How to Freeze Mulberries

Mulberries ripening in late spring
Mulberries ripening in late spring. Leda Meredith

Mulberries are only in season for a few weeks in late spring and early summer. Freezing is the easiest way to preserve mulberries. These instructions ensure that the berries do not clump together but remain loose so that later on you can easily take out just the amount you want.

Mulberries almost always come off of the tree with a little bit of stem attached. You can leave the stem, it will not affect the berry. Or, you can take the time to remove the stem bits.

Wash the Mulberries

Wash the mulberries under cool water and let them drain for a few minutes in a colander. Washing removes bacteria that could be lurking on the berries, such as salmonella, E. coli, or norovirus.

Single-Layer Freeze

Spread the whole, washed mulberries in a single layer on a baking sheet or on plates. Freeze the fruit, uncovered, for at least two hours. This step is what ensures that the berries will remain separate once they are frozen.

Transfer to Freezer Containers

Transfer the frozen berries to freezer bags or containers. Label and date the bags or containers. It is recommended that you use BPA-free, non-plastic freezer containers. You can store mulberries in the freezer for up to six months. They are still fine to eat after that, but their quality and flavor degrade over time.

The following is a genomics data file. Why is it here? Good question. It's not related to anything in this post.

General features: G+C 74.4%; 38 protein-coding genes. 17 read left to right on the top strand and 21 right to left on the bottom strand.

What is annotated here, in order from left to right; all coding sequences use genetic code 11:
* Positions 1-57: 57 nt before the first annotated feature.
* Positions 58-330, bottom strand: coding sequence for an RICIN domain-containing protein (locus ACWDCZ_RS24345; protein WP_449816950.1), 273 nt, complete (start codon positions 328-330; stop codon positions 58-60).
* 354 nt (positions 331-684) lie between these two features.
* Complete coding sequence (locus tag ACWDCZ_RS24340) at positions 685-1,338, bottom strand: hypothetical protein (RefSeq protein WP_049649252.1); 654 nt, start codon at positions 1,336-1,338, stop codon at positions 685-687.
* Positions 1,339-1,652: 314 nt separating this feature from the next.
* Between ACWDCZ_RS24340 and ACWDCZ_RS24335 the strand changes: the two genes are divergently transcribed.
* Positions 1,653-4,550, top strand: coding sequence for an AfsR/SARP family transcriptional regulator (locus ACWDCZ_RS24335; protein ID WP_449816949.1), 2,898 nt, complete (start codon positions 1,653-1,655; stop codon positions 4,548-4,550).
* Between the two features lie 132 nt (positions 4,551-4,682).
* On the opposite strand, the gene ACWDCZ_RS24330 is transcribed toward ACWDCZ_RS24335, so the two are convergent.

Ways to Use Frozen Mulberries

Blend straight-out-of-the-freezer mulberries with milk (or a non-dairy alternative), yogurt, honey or another sweetener of your choice. The frozen berries will give the smoothie a thick, cold, milkshake-like texture.

You can add still-frozen mulberries to pancakes, muffins, and quick breads. Although the mulberries will cook along with the rest of the ingredients, berries that start out frozen in these recipes will not bleed their color as much as fresh berries tend to do.

Frozen mulberries are just as good as fresh for making mulberry jam and other sweet preserve recipes. Stockpile them in the freezer during the harvest season, and get around to that jam project later when you have time.

You can use frozen mulberries to make sorbet or ice cream, but you will need to thaw the fruit before you transform it into one of those frozen desserts. Whether you use fresh or frozen mulberries, the result will be just as delicious.

Thaw frozen mulberries and then puree them to make a simple, flavorful sauce to spoon over yogurt, cake, or fresh fruit. If you think the sauce needs it, add a little honey or sugar and a small squeeze of lemon juice to intensify the mulberry flavor.

Besides being widely used in pies and tarts, it is a popular addition to wines, cordials, and herbal teas. 

The fruit and leaves are sold in various forms as nutritional supplements. The mature plant contains significant amounts of resveratrol, particularly in the stem bark, which some speculate can lead to longevity.

Nutritional Facts

A 3.5-ounce serving of raw mulberries has 43 calories, can provide up to 44 percent of your daily value of vitamin C, and 14 percent of your iron needs.